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Q&A with Mike Seabrook
Writer:Alex Weber

CEO of London International Airport.


Mike Seabrook lives and breathes aviation. Born and raised in London, Seabrook originally wanted to be a commercial pilot, but ended up studying business instead. He attended Western University, earning both honours and master’s degrees in business administration, before starting his career in 3M’s marketing department. When an opportunity arose at London’s airport, more than a decade ago, Seabrook got to fuse his passion for aviation with his brain for business. He would serve as vice-president for eight years before becoming chief executive officer. When he’s not working, Seabrook loves to be in the air. He’s a licensed pilot and built his own plane, a purple RV-8, which he flies a few times a month. When he’s not behind the controls or his desk, he loves spending time outdoors with his wife and three kids.


Q: The latest data indicates that more than 500,000 passengers now travel through the London Airport. What do you feel has contributed to the spike in growth we’ve seen over the last few years? A few years ago, we began to brand ourselves as the easy and comfortable airport. The way to do branding right is . . . to make sure all parts of your business conform to your brand. You can’t say you’re this and then not do it. We’ve worked very hard over the past few years in everything from signage to customer service agents, to our food and beverage service, so that we’re seen as friendly and easy. If somebody uses our airport, they like using it as opposed to the bigger airports that confuse and stress people out. The other thing that goes hand and glove with that is that we’ve been able to get more service in here. In the end, if airlines don’t add flights and don’t add more seats in here, then we can’t grow. If people like flying from here and make an attempt to do so, that reflects in better loads on the aircraft, more passengers. And the airlines reply to demand by putting out more supply. You know how that whole thing works. And we’ve got that process started. Last year, we lost United Airlines, but had other airlines add new service. Q: As Toronto’s Pearson Airport continues to grow into an international megahub, what residual affects do you see happening in London? Pearson Airport is getting near capacity, as defined by the number of takeoffs and landings they’re allowed in an hour. That limits them. Today, Pearson can have 90 takeoffs and landings in a given hour, that’s their maximum. They’re very close to that maximum today. And, obviously, they want to grow, too. They’re at 44 million passengers today and they believe that in 20 years, they’re going to be at 80 million. So if your runways can’t handle any more and you still want to grow, you have to stop smaller aircraft from coming in there. If you look at us, we have 37-seat aircraft that are used by Air Canada and WestJet that go into Toronto. Pearson doesn’t want that many small planes, because they’d rather have a 400-seat aircraft taking off on a runway slot, not the 37-seat aircraft. That should play into our hands.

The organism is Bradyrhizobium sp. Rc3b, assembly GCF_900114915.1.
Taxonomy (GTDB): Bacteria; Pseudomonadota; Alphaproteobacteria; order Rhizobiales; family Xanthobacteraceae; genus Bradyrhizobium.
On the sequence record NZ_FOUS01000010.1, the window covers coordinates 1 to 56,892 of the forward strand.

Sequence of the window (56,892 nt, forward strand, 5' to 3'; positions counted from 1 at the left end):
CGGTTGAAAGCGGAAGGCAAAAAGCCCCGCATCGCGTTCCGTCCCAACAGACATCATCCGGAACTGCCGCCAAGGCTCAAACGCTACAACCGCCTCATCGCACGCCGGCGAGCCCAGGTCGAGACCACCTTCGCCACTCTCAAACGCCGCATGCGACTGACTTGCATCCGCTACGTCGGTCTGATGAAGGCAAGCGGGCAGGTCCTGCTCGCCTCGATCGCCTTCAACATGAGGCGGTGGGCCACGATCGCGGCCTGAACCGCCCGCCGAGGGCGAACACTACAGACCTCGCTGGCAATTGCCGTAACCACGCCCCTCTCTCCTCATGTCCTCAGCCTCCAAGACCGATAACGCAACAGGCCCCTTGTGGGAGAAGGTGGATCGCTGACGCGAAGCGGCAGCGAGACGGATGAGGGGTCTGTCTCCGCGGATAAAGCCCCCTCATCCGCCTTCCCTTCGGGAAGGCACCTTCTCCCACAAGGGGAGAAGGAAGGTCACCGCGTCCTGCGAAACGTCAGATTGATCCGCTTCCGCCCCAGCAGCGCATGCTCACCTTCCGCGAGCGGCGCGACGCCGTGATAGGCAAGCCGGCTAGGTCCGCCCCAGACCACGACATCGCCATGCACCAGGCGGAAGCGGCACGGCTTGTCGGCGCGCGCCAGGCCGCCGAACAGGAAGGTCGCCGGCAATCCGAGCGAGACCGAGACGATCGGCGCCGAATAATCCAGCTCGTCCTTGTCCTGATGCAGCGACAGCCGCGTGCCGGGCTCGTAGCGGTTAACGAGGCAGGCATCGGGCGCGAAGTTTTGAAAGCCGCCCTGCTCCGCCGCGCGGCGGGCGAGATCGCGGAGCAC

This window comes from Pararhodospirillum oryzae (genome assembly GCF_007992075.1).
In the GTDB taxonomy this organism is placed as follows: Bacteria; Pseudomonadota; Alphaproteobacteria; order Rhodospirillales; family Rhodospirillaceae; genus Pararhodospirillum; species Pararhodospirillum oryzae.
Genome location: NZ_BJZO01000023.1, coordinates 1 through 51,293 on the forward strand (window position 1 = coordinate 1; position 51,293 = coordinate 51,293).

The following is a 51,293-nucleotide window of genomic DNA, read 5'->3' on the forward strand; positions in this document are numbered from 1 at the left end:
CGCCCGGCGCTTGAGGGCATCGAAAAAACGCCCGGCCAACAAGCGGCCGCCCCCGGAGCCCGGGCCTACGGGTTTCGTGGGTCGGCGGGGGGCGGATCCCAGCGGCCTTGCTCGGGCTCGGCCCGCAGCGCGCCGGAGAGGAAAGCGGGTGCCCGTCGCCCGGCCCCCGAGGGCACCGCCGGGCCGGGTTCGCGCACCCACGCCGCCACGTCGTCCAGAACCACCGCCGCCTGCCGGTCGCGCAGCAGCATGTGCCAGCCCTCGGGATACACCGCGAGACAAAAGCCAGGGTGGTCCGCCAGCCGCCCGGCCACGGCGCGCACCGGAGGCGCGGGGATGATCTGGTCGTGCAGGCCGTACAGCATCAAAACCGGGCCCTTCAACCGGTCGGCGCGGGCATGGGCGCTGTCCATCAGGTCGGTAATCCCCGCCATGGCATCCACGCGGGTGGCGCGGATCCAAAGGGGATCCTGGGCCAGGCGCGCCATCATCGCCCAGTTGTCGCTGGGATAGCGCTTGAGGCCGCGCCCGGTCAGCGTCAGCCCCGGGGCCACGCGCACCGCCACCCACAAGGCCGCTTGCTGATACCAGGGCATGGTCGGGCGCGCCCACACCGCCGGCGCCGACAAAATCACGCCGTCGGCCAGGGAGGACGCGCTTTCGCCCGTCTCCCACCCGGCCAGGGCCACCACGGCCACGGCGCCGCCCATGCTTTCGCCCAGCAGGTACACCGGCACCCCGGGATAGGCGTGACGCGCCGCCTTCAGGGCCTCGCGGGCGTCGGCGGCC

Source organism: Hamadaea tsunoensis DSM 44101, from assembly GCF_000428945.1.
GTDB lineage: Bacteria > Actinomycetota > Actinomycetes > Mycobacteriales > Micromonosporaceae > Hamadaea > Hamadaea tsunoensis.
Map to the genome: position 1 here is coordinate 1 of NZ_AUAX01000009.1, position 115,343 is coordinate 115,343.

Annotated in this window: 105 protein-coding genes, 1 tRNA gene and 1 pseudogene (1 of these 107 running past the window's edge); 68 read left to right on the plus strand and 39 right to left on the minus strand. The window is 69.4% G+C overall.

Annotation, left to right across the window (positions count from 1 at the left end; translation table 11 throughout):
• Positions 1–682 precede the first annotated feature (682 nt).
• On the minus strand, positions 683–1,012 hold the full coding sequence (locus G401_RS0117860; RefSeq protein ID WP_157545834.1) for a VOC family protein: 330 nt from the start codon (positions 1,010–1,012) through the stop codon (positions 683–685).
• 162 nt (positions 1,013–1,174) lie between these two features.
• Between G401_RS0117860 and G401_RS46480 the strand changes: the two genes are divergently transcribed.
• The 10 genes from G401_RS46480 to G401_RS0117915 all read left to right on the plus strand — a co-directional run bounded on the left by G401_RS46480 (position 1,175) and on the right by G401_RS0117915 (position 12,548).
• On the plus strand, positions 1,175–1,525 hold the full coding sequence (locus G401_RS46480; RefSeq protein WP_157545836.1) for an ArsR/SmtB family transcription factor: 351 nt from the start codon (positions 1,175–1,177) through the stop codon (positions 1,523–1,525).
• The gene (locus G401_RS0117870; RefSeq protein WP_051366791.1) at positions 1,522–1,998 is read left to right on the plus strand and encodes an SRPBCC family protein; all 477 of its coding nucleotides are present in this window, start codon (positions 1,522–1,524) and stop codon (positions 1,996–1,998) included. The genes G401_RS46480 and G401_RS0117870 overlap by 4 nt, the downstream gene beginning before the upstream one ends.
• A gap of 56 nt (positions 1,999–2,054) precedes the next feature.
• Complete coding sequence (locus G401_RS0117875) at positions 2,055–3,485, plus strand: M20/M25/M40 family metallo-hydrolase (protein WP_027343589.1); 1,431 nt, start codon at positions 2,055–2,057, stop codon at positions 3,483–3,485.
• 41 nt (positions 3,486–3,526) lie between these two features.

eventually. Instead of nine flights from London into Toronto each day, maybe it’s four flights with a bigger aircraft and we start flying direct to destinations, instead of through Toronto. I think that’s how this things all going to unfold. Q: Rapid transit has been a hot-button issue this year. The current plan proposed doesn’t include airport service. How important do you feel it is to have the London airport connected to the city’s transit system? It certainly helps. Right now, we have bus service out here on a peak demand basis. But as our airport continues to grow, we need to realize that not everybody has cars and not everybody can afford taxis. We have a large student population base here that come and go at Christmas and Thanksgiving and holidays like that. So we do need to have public transit out here. We need to have something that’s affordable and accessible to help this airport and to help our community. It doesn’t necessarily need to be rapid transit, but we need to have the ability to get someone out here reasonably. Q: What’s the demographic profile of people who use the London Airport? Has it changed over the years? Traditionally, it was always heavier on the business traffic, and probably 10 to 15 years ago, would skew a little more towards the male. But that’s changed. It’s still heavy on the business traffic, but now I’d say there’s a pretty even split of male to female. We’ve also grown our service with WestJet and some of those lowercost carriers, so now we’ve got a lot of flights now to the Caribbean and Florida, which means we’re attracting more of the leisure traveller. Leisure travellers can be male or female, young or old, students, all of those things. And that’s really where we can make a lot of progress. If we can get low-cost carriers starting in Canada, they’re going to use airports like ours and that’s going to reduce prices, stimulate the market and help take people off the bus and off of Via Rail and bring them here. Q: How do you see these demographics shifting over the next decade? Part of it is related to price. If we can get the price down and make air travel more economical, then it’s going to be a massive transportation vehicle. Not that aviation is necessarily geared toward the affluent, but if you picture yourself as a student and you’re going home, Montreal or something, if things are tight and it’s $100 on Via Rail and $400 to fly, you’re probably take the train. But with these ultra low-cost carriers and the approach of bringing down prices, you could get that down to an area where it’s affordable and it’s quicker, then you can really grow the market. That’s why these ultra low-cost carriers have developed worldwide. Q: Do you see low-cost carriers as being the future of modern air travel? Partly. You’re always going to have the major airlines, the Air Canadas, British Airways, and Lufthansas of the world. There will always be a role for those. You’ll always probably have some in the middle, like WestJet, that fly domestically or within North America. And then at the far end you’re going to have the ultra low-cost carriers that really give you the bare bones service, but get you there as inexpensively as possible. I definitely see them taking over more of the market, but not totally dominating it. Q: In your opinion, what are the benefits to flying out of London versus bigger airports in the area like Toronto and Detroit? First off, it’s easier. Geographically, it’s 20 minutes from your home. When you arrive at the end of your journey, you’re not in Toronto and don’t have a three- hour drive through congested traffic. It’s just easier and more convenient. Certainly, this airport is not stressful. You walk in, you check in, you park. You can see where you go through your security screening. Your departure lounge is right there. You hop on the aircraft and you’re gone. There’s no stress. What we’re going to do as we grow this place is make sure we keep this same approach. Pearson, just by the sheer nature of its size means they can’t do what we can do, they’re big, they’re busy, and they’re chaotic. In the end, we hope to have good value and a really easy, comfortable, stress-free travel option for you.